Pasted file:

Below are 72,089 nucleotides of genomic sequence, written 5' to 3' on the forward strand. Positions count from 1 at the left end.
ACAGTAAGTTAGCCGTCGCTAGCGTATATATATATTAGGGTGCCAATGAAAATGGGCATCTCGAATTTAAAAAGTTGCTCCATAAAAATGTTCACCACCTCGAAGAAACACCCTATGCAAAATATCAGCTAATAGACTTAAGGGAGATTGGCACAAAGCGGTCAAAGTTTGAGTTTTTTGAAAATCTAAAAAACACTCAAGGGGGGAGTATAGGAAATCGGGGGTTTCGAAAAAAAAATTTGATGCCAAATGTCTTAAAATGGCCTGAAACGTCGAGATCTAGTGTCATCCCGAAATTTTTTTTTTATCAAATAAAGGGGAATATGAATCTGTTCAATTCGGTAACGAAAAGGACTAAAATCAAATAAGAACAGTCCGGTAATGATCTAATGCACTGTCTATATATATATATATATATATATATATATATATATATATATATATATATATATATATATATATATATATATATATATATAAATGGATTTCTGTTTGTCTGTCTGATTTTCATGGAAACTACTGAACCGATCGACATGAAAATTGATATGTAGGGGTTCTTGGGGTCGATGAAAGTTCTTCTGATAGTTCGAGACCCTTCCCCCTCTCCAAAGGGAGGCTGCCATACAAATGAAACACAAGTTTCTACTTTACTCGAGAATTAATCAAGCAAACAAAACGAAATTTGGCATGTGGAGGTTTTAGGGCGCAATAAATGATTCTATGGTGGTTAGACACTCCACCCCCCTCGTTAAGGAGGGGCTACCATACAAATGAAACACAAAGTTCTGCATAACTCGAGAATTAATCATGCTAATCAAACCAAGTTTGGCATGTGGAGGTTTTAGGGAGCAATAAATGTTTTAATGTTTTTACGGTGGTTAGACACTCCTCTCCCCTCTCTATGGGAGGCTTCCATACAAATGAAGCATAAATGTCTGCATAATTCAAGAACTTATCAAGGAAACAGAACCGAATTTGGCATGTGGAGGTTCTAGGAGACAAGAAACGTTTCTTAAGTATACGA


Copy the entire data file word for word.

Below are 72,089 nucleotides of genomic sequence, written 5' to 3' on the forward strand. Positions count from 1 at the left end.
ACAGTAAGTTAGCCGTCGCTAGCGTATATATATATTAGGGTGCCAATGAAAATGGGCATCTCGAATTTAAAAAGTTGCTCCATAAAAATGTTCACCACCTCGAAGAAACACCCTATGCAAAATATCAGCTAATAGACTTAAGGGAGATTGGCACAAAGCGGTCAAAGTTTGAGTTTTTTGAAAATCTAAAAAACACTCAAGGGGGGAGTATAGGAAATCGGGGGTTTCGAAAAAAAAATTTGATGCCAAATGTCTTAAAATGGCCTGAAACGTCGAGATCTAGTGTCATCCCGAAATTTTTTTTTTATCAAATAAAGGGGAATATGAATCTGTTCAATTCGGTAACGAAAAGGACTAAAATCAAATAAGAACAGTCCGGTAATGATCTAATGCACTGTCTATATATATATATATATATATATATATATATATATATATATATATATATATATATATATATATATATATATATATATATAAATGGATTTCTGTTTGTCTGTCTGATTTTCATGGAAACTACTGAACCGATCGACATGAAAATTGATATGTAGGGGTTCTTGGGGTCGATGAAAGTTCTTCTGATAGTTCGAGACCCTTCCCCCTCTCCAAAGGGAGGCTGCCATACAAATGAAACACAAGTTTCTACTTTACTCGAGAATTAATCAAGCAAACAAAACGAAATTTGGCATGTGGAGGTTTTAGGGCGCAATAAATGATTCTATGGTGGTTAGACACTCCACCCCCCTCGTTAAGGAGGGGCTACCATACAAATGAAACACAAAGTTCTGCATAACTCGAGAATTAATCATGCTAATCAAACCAAGTTTGGCATGTGGAGGTTTTAGGGAGCAATAAATGTTTTAATGTTTTTACGGTGGTTAGACACTCCTCTCCCCTCTCTATGGGAGGCTTCCATACAAATGAAGCATAAATGTCTGCATAATTCAAGAACTTATCAAGGAAACAGAACCGAATTTGGCATGTGGAGGTTCTAGGAGACAAGAAACGTTTCTTAAGTATACGA